bears a heavy burden of establishing that the extraordinary
and drastic remedy sought is appropriate under the
circumstances. See Overstreet v. Lexington-Fayette Urban
Cnty. Gov't, 305 F.3d 566, 573 (6th Cir. 2002);
Stenberg v. Cheker Oil Co., 573 F.2d 921, 925 (6th
undersigned notes that Plaintiff has been transferred to the
Lakeland Correctional Facility since he filed his complaint
in this case. In addition, Plaintiff fails to specifically
mention any of the named Defendants in his motion. A party
seeking a preliminary injunction must show a relationship
between the irreparable injury claimed in the motion and the
claims pending in his complaint. See Colvin v.
Caruso, 605 F.3d 282, 299-300 (6th Cir. 2010). A motion
for preliminary injunction is not the means by which a
plaintiff already in court on one claim can seek redress for
all other conditions of confinement that he finds actionable,
especially when the only remaining defendant has no power to
change the conditions of plaintiff's confinement at his
present institution. Simply put, a plaintiff is not entitled
to a preliminary injunction on claims not pending in the
complaint. See Ball v. Famiglio, 396 Fed.Appx. 836,
837 (3d Cir. 2010).
under controlling Sixth Circuit authority, Plaintiff's
“initial burden” in demonstrating entitlement to
preliminary injunctive relief is a showing of a strong or
substantial likelihood of success on the merits of his
section 1983 action. NAACP v. Mansfield, 866 F.2d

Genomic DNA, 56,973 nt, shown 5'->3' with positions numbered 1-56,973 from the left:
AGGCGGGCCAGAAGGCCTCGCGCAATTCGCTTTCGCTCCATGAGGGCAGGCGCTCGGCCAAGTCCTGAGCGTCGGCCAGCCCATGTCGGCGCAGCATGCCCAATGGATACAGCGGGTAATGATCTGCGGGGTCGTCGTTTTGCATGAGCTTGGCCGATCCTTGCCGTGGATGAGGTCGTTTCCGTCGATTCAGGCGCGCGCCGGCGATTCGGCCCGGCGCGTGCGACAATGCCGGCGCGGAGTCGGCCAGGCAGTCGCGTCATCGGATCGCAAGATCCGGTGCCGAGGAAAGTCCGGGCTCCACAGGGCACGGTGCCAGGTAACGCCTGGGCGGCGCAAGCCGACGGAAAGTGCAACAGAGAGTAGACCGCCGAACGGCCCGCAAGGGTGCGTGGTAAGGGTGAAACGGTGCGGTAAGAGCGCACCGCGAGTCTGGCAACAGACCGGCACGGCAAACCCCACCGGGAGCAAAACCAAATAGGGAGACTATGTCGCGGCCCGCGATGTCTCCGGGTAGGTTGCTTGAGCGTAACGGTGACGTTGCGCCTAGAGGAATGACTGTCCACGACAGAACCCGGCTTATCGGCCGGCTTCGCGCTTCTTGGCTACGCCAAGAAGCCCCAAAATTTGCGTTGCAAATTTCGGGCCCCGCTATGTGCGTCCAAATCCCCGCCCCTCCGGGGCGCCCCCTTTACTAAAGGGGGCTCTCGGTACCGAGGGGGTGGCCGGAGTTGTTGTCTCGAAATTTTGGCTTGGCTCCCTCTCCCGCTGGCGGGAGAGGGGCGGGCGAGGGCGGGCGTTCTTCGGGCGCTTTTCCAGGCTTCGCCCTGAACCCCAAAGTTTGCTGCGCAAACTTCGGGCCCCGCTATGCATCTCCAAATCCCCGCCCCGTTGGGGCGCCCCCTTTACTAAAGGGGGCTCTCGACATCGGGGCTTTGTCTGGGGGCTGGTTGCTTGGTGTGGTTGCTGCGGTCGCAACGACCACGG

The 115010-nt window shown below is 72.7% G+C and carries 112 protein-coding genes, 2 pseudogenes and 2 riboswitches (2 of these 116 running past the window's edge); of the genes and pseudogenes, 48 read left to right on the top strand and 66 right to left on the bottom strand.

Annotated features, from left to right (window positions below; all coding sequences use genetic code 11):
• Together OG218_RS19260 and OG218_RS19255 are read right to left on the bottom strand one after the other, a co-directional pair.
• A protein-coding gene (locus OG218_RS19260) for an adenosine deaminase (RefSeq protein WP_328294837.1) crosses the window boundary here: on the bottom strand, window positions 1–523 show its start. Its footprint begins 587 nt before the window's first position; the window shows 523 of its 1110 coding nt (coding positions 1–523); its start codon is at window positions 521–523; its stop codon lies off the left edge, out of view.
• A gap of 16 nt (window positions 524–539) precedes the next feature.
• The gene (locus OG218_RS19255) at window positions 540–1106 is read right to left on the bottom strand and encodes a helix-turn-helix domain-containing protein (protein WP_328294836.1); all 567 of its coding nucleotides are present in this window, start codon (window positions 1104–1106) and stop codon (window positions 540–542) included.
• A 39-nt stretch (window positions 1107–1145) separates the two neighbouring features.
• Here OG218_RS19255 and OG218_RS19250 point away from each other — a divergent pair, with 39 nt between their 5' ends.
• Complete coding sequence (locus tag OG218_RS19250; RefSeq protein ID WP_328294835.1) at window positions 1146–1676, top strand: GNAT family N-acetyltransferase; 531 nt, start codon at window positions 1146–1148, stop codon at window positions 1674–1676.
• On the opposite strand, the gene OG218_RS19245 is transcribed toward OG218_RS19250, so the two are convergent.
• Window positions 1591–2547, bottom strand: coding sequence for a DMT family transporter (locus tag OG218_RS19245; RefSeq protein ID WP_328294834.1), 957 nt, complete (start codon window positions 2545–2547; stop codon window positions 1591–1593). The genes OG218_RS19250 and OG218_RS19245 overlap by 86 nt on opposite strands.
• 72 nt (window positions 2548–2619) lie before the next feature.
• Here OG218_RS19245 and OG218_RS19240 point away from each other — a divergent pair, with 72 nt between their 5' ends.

162, 167 (6th Cir. 1989). Plaintiff has not made such a
showing. It is not at all clear from Plaintiff's pro
se complaint or subsequent filings that Plaintiff has a
substantial likelihood of success on his Eighth Amendment
claim or Due Process claims.
Court further notes that Plaintiff has failed to show the
presence of irreparable harm. A plaintiff's harm from the
denial of a preliminary injunction is irreparable only if it
is not fully compensable by monetary damages. See
Overstreet, 305 F.3d at 578. Since filing this motion,
the case has proceeded without incident. There is no evidence
that the named Defendants have engaged in any of the
activities from which Plaintiff seeks to restrain them.
Plaintiff has not set forth specific facts showing an
immediate, concrete and irreparable harm in the absence of an
the interests of identifiable third parties and the public at
large weigh against an injunction. Decisions concerning
prison security are vested in prison officials, in the
absence of a constitutional violation. Any interference by
the federal courts in the administration of state prisons is
necessarily disruptive. The public welfare therefore
militates against the issuance of extraordinary relief in the
prison context, absent a sufficient showing of a violation of
constitutional rights. See Glover, 855 F.2d at
286-87. That showing has not been made here. Accordingly,
Plaintiff's motion for preliminary relief will be denied.
to this Report and Recommendation must be filed with the
Clerk of the Court within fourteen (14) days of the date of
service of this notice. 28 U.S.C. § 636(b)(1)(C).
Failure to file timely objections within the specified time
waives the right to appeal the District Court's order.